Nothing having been accomplished by the interviews referred to, the appellee, on the 4th of June, wrote the following letter, addressed to Mr. Staum: "I am sorry to have to be so positive, but unless your clients are in a position to close the transaction between us in accordance with the terms of our contract on Monday next, seventh instant, I shall be obliged to treat the deposit as forfeited and the transaction as abandoned. This is really necessary for my protection against loss."
On June 5th, Mr. Staum answered the letter, in which he says: "Please pardon me for not keeping my appointment with you last Friday, but I was so busy working on a matter in which we are both interested that I overlooked our engagement until it was too late to keep it. I will call to see you Monday afternoon."
The appellee further testified that, "on June 14th, when I was in town and at my office, I had a communication from the representatives of the other parties who wished to purchase this property, who wished to know if I was prepared to give them an answer in the matter. I had told them or their representative that I was not free to deal with them in consequence of the arrangement I had made with Mr. and Mrs. DeCrette, so provided that they were able to complete the sale of the property, that had taken place, I think, sometime in the course of May. In response to this communication I told the lawyer in question that I would deal with him — give him an answer — at one o'clock on that day, and in the meantime I called up Mr. Staum's office by telephone and asked if he had anything further to say on the subject of this contract. Whoever answered the telephone said that he was absent from the office, and I left the message that I was about to close the transaction for the sale of this property, and it was very important that he should come to see me or communicate with me on the subject prior to one o'clock on that day (I think it was possibly twelve o'clock on that day). The person who answered the telephone said that they would give him the message when he came in. Then I did not hear from him up until one o'clock and then I entered into a transaction with the other parties who were represented by Mr. Paul M. Burnett, in form of a written contract."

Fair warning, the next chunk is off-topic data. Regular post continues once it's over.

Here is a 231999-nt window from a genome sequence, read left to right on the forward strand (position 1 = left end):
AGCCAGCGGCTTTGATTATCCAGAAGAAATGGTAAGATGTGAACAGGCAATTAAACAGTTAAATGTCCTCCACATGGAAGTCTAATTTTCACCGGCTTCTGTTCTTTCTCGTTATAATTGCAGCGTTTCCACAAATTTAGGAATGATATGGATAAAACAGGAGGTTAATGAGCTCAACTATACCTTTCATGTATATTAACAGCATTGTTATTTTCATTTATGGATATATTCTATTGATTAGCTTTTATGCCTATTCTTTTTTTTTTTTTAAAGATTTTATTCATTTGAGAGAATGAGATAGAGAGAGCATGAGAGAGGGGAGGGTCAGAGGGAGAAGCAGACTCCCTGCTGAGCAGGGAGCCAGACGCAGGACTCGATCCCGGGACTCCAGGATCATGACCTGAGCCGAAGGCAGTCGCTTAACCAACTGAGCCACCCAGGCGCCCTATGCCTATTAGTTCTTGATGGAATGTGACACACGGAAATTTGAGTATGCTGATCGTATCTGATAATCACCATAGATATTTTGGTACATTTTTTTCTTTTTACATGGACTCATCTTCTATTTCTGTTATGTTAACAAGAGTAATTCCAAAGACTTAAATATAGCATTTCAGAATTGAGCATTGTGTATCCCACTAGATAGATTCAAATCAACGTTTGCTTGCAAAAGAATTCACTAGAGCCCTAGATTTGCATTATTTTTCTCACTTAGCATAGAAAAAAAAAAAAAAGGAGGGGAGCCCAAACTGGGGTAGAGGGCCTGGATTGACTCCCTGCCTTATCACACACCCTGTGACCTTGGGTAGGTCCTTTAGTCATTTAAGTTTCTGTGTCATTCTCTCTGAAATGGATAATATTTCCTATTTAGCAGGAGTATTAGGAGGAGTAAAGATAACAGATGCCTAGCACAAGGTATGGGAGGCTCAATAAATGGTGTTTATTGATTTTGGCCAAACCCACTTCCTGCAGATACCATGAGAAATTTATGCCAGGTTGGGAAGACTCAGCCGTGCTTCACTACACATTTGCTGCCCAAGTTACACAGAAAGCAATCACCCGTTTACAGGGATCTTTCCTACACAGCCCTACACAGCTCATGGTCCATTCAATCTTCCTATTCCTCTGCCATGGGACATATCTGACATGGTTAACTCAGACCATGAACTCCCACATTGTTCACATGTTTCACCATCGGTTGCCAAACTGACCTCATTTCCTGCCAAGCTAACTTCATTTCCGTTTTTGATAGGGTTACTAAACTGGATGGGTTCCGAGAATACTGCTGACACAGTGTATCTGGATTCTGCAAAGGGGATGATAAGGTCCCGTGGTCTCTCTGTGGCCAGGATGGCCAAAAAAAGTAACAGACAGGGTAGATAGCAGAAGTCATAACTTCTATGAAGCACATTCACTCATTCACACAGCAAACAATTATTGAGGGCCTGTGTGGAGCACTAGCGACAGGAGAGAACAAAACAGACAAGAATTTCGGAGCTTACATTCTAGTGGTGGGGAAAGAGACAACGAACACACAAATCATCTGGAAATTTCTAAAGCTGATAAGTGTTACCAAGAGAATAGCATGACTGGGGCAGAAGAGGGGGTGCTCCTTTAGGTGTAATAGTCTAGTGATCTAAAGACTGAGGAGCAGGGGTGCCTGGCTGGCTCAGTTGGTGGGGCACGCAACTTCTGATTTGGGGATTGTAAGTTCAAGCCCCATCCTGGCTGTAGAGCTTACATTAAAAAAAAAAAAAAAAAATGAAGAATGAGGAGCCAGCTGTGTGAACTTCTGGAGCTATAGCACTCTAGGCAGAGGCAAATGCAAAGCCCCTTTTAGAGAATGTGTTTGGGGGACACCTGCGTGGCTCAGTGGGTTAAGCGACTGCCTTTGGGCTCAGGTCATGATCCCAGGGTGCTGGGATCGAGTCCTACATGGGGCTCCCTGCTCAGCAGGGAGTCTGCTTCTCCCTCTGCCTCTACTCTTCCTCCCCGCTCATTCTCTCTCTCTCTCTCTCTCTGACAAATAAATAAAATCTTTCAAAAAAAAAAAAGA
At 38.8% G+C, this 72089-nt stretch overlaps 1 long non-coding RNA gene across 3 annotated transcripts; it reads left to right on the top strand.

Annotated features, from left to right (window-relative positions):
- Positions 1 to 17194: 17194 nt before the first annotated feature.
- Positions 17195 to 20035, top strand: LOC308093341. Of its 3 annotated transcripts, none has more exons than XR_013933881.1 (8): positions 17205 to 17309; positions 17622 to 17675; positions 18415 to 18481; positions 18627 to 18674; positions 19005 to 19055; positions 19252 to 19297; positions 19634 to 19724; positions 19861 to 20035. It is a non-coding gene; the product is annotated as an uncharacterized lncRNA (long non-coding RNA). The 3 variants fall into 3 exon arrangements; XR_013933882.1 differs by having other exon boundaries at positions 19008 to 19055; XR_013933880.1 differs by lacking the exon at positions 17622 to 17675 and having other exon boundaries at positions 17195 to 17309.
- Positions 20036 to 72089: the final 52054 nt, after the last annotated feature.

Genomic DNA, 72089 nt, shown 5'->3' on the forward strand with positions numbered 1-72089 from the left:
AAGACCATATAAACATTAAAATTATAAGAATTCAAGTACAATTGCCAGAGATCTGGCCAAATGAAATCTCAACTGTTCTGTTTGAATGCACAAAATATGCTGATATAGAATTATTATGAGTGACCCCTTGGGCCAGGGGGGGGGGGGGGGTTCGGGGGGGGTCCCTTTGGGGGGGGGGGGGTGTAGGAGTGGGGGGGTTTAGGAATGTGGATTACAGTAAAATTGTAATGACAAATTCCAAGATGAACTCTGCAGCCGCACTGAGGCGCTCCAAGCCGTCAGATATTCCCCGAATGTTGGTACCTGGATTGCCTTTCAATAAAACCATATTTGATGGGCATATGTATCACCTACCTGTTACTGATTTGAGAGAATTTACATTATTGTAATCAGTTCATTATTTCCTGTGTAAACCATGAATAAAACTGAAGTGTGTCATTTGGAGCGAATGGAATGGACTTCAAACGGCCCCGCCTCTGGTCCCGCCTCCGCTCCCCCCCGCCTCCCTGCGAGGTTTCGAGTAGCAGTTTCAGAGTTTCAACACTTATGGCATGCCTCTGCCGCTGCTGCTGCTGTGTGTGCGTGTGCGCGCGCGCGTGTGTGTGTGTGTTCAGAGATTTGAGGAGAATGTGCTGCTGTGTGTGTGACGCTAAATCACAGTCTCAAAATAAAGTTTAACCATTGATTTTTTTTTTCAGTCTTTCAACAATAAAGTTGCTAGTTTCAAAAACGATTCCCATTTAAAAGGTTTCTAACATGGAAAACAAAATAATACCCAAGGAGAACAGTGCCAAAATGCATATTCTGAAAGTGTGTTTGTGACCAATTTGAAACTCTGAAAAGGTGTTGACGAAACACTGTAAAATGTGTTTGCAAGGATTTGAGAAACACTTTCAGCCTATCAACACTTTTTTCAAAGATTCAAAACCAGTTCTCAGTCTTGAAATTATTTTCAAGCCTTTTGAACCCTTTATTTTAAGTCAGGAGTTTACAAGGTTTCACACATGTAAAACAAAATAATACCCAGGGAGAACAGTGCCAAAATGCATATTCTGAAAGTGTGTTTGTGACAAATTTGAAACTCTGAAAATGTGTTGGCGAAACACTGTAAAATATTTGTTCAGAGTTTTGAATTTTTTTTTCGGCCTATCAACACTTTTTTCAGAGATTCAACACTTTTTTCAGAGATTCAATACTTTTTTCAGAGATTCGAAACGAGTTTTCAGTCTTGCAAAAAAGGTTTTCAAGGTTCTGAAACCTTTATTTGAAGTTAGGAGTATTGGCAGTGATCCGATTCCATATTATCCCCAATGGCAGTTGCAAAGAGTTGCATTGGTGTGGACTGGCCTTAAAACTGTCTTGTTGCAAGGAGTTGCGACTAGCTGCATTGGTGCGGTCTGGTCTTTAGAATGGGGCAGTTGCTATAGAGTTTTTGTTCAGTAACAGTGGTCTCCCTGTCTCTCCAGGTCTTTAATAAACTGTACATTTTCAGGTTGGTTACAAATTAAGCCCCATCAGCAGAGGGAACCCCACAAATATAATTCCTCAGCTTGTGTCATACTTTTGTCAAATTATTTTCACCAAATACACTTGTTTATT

There is also evidence to the effect that, on the 14th of June, late in the day, Mr. Staum called at the office of the appellee, and left a letter, as follows: (It is dated Monday): "Dear General: — I am sorry to have missed you, but I had to come quite a distance; I feel reasonably sure I have financed the deal. One party has promised me an answer this afternoon, another on Thursday. Both have the money, and we have been able to bring the mortgage down sufficiently low to be attractive. Thanking you for your patience and courtesy in this matter."
The appellee answered this letter on the same date, June 14, 1920, and it is as follows: "I am duly in receipt of your note. I regret to say that I am no longer free, in regard to the matter, having been obliged, from a reasonable regard for my own interest, to close the offer which was made to me and which I have had under consideration during our recent negotiations, but could not, of course, act upon so long as you might be in a position to put through our transaction. I cannot now waive your failure to comply with the terms of the contract without the consent of the other parties to the new agreement, and I do not think I can obtain such consent. I have however your deposit and I am prepared to return this, although I do not, of course, feel bound to do so, in view of the disappointment of your clients and your own. I shall be at my office on Thursday next and I suggest that you see me between 11 A.M. and 4 P.M. I remain as ever, Yours most truly."